## Annex B – Elevation Diagram of Typical Tower and Transmitting Antenna

## Description of figure B1

The Figure of Annex B is an example of an elevation diagram of a typical tower and transmitting antenna. There are two examples of antenna towers in this figure. The first one at the left is a tower drawn as a vertical pole and the antenna is shown as a small vertical structure, attached to the tower. At the right, the second antenna tower is shown as a small pole mounted on the roof of a building. The second antenna is also shown as a small vertical structure attached to the pole on the rooftop. Both antennas are the same size and at the same elevation. The ground level is drawn as a horizontal line running at the base of the first tower and at the base of the building. The average elevation of terrain is drawn as a horizontal line slightly below the ground level. The mean sea level is drawn as a horizontal line at the bottom of the graphic, below the average elevation of terrain. A horizontal line runs at the top of both antenna poles. Another horizontal line runs through the vertical center of both antennas and is identified as the Radiating Center (RC). Another horizontal line runs from the top of the roof and is identified as Height of the Roof Above Ground (HRAG).

There is a bidirectional arrow between the line at the top of the towers and the line of the ground level, labeled as being the overall tower height and in this example, it is 300 meters high. Below, there is a bidirectional arrow between the line of the average elevation of terrain and the line of the mean sea level, labeled as being the average elevation of terrain and in this example, it is 190 meters high.

Next, there is a bidirectional arrow between the line of the ground level and the line of the mean sea level, labeled as being the Ground Level and in this example, it is 211 meters high.

Next, there is a bidirectional arrow between the line of the rooftop of the building and the line of the ground level, labeled as being the HRAG (Height of the Roof Above Ground) and in this example, it is 231 meters high.

Next, there is a bidirectional arrow between the line crossing the radiating center of the antennas and the line of the average elevation of terrain, labeled as being the EHAAT and in this example, it is 298 meters high.

Next, there is a bidirectional arrow between the line crossing the radiating center of the antennas and the line of the mean sea level, labeled as being the RC above mean sea level and in this example, it is 488 meters high.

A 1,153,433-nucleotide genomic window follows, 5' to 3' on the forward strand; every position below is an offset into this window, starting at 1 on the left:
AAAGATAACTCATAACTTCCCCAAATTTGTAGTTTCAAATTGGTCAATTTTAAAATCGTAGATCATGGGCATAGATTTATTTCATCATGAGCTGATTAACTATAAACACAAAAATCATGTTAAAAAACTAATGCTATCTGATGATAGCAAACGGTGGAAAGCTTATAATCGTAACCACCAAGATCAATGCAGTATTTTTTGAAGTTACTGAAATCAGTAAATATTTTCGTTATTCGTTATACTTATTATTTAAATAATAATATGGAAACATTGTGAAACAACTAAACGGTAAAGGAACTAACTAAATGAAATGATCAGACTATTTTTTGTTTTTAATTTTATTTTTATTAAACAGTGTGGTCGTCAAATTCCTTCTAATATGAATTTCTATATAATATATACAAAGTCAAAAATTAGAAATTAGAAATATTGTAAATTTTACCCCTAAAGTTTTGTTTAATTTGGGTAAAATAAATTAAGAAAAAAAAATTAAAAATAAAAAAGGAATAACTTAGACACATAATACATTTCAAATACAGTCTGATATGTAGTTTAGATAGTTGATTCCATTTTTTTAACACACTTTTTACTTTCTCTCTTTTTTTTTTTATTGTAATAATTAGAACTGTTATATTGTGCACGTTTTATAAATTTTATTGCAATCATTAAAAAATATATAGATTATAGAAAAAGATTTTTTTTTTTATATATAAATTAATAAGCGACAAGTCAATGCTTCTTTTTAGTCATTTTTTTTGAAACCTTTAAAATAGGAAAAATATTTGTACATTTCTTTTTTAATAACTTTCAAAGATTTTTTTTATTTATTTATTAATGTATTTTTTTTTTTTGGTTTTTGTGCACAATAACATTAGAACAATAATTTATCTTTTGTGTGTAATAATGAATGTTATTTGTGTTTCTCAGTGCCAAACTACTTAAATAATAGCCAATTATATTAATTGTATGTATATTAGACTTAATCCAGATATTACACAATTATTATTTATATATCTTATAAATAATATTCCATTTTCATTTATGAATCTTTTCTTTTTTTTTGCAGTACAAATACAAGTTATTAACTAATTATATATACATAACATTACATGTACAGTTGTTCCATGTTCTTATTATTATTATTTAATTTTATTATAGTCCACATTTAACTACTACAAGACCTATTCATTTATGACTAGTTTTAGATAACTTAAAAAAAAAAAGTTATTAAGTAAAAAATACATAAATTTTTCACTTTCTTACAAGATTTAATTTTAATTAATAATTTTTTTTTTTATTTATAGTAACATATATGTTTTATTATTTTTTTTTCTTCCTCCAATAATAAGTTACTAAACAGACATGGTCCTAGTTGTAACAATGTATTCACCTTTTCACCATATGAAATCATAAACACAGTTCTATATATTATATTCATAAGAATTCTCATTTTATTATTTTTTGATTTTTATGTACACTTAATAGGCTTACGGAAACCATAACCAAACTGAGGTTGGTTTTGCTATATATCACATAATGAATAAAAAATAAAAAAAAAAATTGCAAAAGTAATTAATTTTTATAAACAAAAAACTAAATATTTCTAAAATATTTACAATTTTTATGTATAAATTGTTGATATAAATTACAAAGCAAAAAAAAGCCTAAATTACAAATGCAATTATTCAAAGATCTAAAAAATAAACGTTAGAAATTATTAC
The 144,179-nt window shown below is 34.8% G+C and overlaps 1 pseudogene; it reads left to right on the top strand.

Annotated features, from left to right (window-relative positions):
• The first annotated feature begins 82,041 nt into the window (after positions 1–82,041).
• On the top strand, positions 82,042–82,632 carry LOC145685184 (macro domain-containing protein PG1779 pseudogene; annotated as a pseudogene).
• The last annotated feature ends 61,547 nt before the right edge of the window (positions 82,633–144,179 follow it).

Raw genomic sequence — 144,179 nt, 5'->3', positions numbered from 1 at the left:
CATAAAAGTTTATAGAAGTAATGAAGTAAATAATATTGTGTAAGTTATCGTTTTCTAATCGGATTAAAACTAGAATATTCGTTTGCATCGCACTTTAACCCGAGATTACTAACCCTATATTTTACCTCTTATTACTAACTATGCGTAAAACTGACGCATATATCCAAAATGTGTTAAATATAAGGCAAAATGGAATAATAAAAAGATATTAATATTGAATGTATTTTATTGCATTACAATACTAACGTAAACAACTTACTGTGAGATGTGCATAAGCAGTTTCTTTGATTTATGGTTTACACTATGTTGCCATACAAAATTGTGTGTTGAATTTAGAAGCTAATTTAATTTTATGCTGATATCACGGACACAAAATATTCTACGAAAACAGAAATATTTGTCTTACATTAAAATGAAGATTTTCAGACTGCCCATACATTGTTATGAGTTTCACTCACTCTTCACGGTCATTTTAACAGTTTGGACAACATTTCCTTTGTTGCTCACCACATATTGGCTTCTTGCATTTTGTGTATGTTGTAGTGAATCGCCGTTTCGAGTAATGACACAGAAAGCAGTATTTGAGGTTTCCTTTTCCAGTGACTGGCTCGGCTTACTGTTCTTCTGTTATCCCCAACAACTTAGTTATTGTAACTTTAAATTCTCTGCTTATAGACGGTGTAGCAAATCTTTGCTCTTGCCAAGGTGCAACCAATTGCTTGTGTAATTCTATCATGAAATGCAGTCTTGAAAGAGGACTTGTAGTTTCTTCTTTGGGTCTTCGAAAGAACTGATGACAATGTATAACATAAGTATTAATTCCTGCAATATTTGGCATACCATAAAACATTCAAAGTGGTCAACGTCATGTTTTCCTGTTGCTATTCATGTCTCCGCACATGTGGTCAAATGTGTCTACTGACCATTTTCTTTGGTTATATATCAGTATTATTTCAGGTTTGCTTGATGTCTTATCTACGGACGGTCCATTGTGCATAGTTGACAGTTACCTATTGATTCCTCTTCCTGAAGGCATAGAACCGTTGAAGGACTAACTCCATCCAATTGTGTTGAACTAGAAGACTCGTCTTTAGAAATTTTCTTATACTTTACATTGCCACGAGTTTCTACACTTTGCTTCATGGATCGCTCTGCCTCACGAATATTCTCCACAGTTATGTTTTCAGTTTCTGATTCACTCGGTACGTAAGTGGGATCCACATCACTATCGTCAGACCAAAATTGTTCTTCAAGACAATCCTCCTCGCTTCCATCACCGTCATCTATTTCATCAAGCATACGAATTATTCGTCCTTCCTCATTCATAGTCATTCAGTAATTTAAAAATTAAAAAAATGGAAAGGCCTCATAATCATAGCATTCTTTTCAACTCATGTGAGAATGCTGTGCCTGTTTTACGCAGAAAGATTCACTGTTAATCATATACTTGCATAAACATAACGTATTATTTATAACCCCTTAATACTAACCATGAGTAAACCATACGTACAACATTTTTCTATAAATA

Next, there is a bidirectional arrow between the line crossing the radiating center of the antennas and the line of the ground level, labeled as being the RC above ground level and in this example, it is 277 meters high.

## Annex C — Emission Masks

## Description of figure C1

The Figure C1 of the Annex C is a graphic showing the emission mask for DTV primary stations. The vertical axis is the attenuation in dB and runs from −110 dB to more than 0 dB. The horizontal axis is the frequency in MHz which spans over three TV channels of 6 MHz each for a total of 18 MHz. It starts at the lower edge of the first lower adjacent channel and ends at higher edge of the first upper adjacent channel.

The attenuation curve for the lower adjacent channel is a set of straight lines following the values in the table below:

Distance from the lower edge of the channel in MHz | 0 | 1 | 2 | 3 | 4 | 5 | 5.5 | 6 |
---|---|---|---|---|---|---|---|---|

Attenuation in dB | −110 | −99 | −87 | −76 | −64 | −53 | −47 | −47 |

The attenuation curve for the center channel is shown as a horizontal line with a constant value of −11 dB.

The attenuation curve for the upper adjacent channel is a set of straight lines following the values in the table below:

Distance from the lower edge of the channel in MHz | 0 | 0.5 | 1 | 2 | 3 | 4 | 5 | 6 |
---|---|---|---|---|---|---|---|---|

Attenuation in dB | −47 | −47 | −53 | −64 | −76 | −87 | −99 | −110 |

When using the DTV emissions mask for primary assignments: